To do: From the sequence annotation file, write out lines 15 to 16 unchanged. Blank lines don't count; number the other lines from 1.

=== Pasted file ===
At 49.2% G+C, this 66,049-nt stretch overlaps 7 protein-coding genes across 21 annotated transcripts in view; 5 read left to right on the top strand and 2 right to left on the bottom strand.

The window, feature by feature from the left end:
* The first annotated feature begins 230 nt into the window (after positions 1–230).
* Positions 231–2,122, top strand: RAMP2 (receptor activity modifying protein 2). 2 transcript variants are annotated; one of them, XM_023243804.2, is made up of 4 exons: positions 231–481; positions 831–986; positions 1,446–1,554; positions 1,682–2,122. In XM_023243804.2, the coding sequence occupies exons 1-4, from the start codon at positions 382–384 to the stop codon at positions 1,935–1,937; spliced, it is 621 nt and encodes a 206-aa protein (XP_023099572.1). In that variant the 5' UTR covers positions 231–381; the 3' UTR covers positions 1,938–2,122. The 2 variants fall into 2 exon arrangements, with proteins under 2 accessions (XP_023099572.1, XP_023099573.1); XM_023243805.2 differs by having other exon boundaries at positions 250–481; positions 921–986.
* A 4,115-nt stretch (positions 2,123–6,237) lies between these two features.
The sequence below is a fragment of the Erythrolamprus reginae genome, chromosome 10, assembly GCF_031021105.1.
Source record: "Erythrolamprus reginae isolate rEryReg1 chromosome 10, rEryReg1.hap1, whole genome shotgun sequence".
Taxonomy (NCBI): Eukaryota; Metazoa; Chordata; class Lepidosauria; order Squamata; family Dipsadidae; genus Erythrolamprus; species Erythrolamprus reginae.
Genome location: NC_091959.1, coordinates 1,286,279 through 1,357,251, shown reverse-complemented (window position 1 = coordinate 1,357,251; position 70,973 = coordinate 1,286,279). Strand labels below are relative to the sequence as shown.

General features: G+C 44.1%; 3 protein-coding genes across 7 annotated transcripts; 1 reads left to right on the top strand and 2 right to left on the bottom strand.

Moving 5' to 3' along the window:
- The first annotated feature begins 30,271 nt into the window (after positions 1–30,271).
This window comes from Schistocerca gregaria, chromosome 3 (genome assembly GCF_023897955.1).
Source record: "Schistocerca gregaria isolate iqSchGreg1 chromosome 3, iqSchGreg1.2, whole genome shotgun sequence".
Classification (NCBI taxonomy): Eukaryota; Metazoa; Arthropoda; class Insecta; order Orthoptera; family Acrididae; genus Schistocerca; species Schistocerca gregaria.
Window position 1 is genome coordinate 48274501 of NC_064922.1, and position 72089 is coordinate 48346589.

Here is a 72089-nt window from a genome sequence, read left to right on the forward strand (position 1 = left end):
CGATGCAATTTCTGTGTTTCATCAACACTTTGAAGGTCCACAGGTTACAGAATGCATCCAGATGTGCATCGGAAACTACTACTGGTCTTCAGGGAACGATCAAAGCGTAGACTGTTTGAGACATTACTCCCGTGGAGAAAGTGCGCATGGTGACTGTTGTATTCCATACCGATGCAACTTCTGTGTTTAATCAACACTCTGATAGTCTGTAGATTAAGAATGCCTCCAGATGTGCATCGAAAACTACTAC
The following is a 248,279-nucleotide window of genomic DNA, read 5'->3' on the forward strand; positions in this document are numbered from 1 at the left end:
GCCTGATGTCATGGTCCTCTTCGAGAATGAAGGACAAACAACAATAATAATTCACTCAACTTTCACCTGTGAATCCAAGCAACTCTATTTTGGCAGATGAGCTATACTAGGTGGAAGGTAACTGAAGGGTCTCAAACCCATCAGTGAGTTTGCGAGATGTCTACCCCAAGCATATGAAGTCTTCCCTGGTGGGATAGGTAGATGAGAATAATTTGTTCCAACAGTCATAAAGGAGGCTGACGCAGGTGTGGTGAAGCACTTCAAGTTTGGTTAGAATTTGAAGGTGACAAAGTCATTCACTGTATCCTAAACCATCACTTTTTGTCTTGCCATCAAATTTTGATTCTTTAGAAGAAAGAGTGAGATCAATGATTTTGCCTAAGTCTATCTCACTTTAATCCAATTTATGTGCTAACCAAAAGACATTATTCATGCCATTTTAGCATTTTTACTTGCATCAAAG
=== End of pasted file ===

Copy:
Classification (NCBI taxonomy): Eukaryota; Metazoa; Arthropoda; class Insecta; order Orthoptera; family Acrididae; genus Schistocerca; species Schistocerca gregaria.
Window position 1 is genome coordinate 48274501 of NC_064922.1, and position 72089 is coordinate 48346589.